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March 29, 2010 3:00 am
From Mr Sheng Li.
Sir, The current difficulties of companies such as Rio Tinto and Google in China and the trial of Anwar Ibrahim in Malaysia are now making it harder than ever for western companies doing business with authoritarian, or less than fully democratic, Asian countries to avoid coming to terms with an uncomfortable question.
That is, how much of the traditional western commitment to freedom and the rule of law are they willing to compromise in order to continue enjoying the benefits of cheap imports, cheap labour and the hope of gaining access to large and rapidly growing Asian markets?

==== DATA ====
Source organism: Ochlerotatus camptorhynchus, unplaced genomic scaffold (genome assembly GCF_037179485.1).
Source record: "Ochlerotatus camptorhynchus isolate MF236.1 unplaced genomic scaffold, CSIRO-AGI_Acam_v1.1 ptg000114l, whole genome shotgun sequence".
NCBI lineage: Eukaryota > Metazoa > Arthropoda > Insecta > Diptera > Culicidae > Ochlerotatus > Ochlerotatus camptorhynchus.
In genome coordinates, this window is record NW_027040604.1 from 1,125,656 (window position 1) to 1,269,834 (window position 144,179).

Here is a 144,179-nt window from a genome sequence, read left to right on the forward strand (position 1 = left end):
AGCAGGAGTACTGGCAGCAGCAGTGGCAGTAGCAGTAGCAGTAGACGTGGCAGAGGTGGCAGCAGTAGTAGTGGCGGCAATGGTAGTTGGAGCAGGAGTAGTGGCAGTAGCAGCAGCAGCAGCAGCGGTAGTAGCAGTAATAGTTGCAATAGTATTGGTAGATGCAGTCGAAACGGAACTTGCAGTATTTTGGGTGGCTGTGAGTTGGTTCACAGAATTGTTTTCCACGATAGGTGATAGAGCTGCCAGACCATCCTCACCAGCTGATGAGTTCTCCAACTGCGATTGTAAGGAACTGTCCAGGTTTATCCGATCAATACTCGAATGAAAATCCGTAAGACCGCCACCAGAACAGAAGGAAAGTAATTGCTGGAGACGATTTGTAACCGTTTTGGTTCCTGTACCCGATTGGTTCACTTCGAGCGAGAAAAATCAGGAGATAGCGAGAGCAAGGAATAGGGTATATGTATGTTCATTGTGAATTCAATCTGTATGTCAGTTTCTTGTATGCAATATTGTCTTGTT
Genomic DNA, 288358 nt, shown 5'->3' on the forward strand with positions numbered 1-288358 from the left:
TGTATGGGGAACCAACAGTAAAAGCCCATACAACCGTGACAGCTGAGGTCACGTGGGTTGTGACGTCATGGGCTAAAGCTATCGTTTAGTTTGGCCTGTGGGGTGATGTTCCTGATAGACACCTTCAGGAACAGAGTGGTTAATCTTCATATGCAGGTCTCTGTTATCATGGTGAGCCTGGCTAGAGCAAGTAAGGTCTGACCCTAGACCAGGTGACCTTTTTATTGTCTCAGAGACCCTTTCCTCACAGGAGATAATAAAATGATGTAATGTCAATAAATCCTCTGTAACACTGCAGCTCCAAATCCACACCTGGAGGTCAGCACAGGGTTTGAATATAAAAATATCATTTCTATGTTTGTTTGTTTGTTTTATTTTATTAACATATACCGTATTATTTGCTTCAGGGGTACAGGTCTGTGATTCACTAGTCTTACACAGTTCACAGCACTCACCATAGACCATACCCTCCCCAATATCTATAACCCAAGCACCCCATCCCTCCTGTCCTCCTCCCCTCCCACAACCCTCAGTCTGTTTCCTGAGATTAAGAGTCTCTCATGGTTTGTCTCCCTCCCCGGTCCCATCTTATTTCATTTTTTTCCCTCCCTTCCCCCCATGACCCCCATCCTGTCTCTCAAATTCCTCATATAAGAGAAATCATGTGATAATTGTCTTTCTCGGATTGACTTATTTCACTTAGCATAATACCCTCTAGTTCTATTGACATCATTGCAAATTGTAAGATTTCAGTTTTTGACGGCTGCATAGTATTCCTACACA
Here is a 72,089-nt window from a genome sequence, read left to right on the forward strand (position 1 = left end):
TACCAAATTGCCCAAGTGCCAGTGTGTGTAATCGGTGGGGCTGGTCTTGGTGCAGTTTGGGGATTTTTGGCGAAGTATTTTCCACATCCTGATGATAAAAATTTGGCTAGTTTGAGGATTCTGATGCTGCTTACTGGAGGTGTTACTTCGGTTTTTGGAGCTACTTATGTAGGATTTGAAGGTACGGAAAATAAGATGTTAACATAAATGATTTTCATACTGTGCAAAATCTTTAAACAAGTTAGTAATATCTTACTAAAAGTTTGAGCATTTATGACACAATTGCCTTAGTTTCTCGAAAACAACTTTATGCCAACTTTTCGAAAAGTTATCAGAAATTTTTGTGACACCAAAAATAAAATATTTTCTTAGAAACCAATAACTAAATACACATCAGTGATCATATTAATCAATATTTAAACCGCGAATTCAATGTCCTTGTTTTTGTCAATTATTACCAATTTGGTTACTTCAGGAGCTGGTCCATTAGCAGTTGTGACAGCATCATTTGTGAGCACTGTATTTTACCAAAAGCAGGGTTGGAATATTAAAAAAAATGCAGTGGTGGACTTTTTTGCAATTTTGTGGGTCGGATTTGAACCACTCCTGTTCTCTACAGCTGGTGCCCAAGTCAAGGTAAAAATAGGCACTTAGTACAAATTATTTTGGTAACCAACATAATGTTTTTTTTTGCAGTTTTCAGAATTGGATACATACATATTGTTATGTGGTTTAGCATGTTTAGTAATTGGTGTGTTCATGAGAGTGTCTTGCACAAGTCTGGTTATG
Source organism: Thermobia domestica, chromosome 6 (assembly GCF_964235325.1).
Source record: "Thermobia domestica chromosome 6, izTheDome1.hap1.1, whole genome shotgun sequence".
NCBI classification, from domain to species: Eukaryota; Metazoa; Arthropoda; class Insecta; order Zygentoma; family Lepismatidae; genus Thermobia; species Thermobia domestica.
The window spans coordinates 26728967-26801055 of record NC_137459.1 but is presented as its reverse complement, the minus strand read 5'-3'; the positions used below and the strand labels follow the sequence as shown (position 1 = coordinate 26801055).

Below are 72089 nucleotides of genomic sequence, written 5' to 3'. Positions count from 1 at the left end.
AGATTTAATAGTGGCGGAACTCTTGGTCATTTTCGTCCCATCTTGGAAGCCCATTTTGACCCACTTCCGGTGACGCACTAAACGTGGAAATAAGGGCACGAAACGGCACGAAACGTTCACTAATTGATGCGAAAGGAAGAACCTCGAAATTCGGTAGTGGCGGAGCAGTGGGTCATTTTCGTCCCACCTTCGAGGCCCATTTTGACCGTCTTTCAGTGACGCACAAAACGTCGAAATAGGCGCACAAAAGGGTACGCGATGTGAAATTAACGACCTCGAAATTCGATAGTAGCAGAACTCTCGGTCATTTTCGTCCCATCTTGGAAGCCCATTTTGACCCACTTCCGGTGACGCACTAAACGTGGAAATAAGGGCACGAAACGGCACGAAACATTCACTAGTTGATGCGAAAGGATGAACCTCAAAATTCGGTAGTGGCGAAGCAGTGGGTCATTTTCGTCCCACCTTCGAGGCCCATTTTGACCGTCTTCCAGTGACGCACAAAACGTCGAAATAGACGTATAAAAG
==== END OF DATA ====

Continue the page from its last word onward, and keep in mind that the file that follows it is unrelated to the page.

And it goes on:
For far too long the west has been trying to sweep this question under the rug by pretending to accept made-up theories such as “Asian values”, which are not really Asian at all, as shown by the persistence of dissident movements in countries such as China and Burma and the strength of democratic institutions in South Korea, Taiwan and Japan, but just another term for autocratic rule.
The danger is that as Asia’s economic influence continues to grow, so will the temptation in the west to accommodate undemocratic concepts such as endemic corruption, rigged trials and internet censorship, in order not to lose the economic benefits of engaging with the world’s latest up-and-coming power centre.
It is a truism that Asia’s success has been driven by exports to the west. Democratic countries everywhere should be careful that dictatorship does not become one of these exports.
New York, NY, US
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